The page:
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If you do, then put all the languages in the same document. That’s how that Action works, sadly.

Walter

On May 29, 2013, at 9:05 AM, Richard van Heukelum wrote:

On 29 May 2013, 12:30 pm, waltd wrote:

For the latter, take a look at my ContentNegotiation Action, which works with a server side setting (your hosting provider will have to configure this for you) to detect the browser’s preferred language and redirect silently.

I certainly will have a closer look at this one as well!


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On a side note Richard, if you need country flags for your links here’s a nice collection of 100 free .png flags (made with Sketch) http://dribbble.com/shots/1089488-Stripe-Flag-Set.

Todd
http://xiiro.com


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@Walther
Note taken considering the action!

@Todd
That’s a nice set of flags indeed.
I’m not a fan of things like that normally, but these seem very modest. Could work for me :slight_smile:


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Those are really nice! If you want smaller ones, these are the gold standard: famfamfam.com: Flag Icons

Walter

On May 29, 2013, at 10:31 AM, Richard van Heukelum wrote:

@Todd
That’s a nice set of flags indeed.
I’m not a fan of things like that normally, but these seem very modest. Could work for me :slight_smile:


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Those made it to my download folder as well :slight_smile:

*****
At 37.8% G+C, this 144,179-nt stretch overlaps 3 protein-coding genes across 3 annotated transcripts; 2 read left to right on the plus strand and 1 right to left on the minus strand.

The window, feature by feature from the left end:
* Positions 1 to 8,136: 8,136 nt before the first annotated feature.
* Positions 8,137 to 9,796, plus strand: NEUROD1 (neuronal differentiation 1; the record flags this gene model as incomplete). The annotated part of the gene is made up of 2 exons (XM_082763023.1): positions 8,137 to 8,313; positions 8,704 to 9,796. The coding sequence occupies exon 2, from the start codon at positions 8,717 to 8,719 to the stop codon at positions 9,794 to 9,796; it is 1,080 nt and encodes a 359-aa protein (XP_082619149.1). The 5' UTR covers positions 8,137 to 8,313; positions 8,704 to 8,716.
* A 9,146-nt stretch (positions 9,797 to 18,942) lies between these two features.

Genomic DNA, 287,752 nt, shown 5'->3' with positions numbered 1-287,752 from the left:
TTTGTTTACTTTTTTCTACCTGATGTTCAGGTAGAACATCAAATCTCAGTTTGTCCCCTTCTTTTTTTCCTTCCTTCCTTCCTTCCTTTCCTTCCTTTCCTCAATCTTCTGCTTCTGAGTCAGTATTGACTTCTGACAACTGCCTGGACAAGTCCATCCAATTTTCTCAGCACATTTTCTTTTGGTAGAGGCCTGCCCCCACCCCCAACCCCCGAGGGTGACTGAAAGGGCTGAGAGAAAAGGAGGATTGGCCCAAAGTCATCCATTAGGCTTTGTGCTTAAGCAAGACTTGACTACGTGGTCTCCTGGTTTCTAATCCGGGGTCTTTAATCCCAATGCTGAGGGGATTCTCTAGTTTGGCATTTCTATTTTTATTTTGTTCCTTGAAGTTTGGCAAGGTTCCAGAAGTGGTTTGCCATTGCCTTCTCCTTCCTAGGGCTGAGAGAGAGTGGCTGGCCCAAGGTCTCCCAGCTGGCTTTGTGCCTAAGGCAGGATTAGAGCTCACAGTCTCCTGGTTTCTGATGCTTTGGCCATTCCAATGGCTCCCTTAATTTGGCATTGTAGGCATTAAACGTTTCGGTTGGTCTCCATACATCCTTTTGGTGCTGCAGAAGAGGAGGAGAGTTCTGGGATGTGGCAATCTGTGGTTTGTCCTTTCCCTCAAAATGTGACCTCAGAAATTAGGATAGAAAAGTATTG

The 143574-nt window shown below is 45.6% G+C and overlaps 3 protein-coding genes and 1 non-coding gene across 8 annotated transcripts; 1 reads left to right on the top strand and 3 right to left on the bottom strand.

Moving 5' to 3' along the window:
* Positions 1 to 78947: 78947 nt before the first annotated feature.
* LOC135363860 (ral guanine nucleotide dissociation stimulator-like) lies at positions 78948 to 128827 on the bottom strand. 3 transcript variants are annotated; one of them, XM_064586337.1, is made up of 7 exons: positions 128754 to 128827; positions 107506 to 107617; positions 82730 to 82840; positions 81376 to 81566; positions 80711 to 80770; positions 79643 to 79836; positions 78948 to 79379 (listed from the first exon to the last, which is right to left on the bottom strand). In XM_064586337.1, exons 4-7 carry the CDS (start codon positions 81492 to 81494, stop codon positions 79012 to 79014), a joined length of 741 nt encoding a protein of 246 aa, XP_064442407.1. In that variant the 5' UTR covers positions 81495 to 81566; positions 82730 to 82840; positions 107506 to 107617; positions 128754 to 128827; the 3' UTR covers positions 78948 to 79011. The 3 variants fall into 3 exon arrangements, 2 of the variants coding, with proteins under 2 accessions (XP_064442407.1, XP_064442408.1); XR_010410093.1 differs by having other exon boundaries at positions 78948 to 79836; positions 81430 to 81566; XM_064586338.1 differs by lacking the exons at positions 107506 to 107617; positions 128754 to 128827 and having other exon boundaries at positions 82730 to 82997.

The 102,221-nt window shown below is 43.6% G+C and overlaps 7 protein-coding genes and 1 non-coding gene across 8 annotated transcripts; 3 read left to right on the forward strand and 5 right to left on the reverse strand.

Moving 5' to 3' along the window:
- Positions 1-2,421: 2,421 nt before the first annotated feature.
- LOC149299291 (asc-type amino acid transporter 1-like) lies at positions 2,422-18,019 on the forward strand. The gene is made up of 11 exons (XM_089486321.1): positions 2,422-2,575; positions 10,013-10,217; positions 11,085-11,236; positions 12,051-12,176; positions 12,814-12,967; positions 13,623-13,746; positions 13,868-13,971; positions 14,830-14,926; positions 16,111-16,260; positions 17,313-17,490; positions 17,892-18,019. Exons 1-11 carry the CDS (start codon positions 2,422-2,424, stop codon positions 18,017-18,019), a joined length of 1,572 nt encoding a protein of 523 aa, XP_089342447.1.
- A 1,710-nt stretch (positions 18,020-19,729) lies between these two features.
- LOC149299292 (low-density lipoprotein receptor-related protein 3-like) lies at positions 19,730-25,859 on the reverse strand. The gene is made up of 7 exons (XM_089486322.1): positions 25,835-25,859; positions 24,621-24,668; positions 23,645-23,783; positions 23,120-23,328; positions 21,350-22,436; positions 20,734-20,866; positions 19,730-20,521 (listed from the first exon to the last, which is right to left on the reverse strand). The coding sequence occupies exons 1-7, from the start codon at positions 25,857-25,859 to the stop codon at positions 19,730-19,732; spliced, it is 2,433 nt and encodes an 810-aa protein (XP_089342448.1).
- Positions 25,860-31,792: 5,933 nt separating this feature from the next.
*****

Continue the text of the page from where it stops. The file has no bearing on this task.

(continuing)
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Hi Richard

I’m currently doing the exercise myself. My experience may help.

After some pretty dismal auto translation attempts I tried Systrannet, which worked pretty well, but it translated everything on the page, and there was some text I didn’t want translated, such as my business name. Also when I showed my Japanese pages to some Japanese friends, I found them questioning and laughing at some of the results:-(. It uses a widget and will translate each page as loaded. This results in each page name in the browser showing ??? instead of the actual page name. I don’t know whether that would effect page hits and Google stats etc etc?

Anyhow I stumbled across imtranslator.com which I think is a better (but longer) solution. The beauty is that it provides more language choices, and also a reverse translator, which I find fantastic.

I duplicate my page in Freeway, select the text, copy and past in imTranslator, and then check the “back translation”, which is often way different to what I hoped it would be. I then play with original text, swapping words, or positions of phrases until the back translation is acceptable. Then just copy and paste the new language in the duplicated page.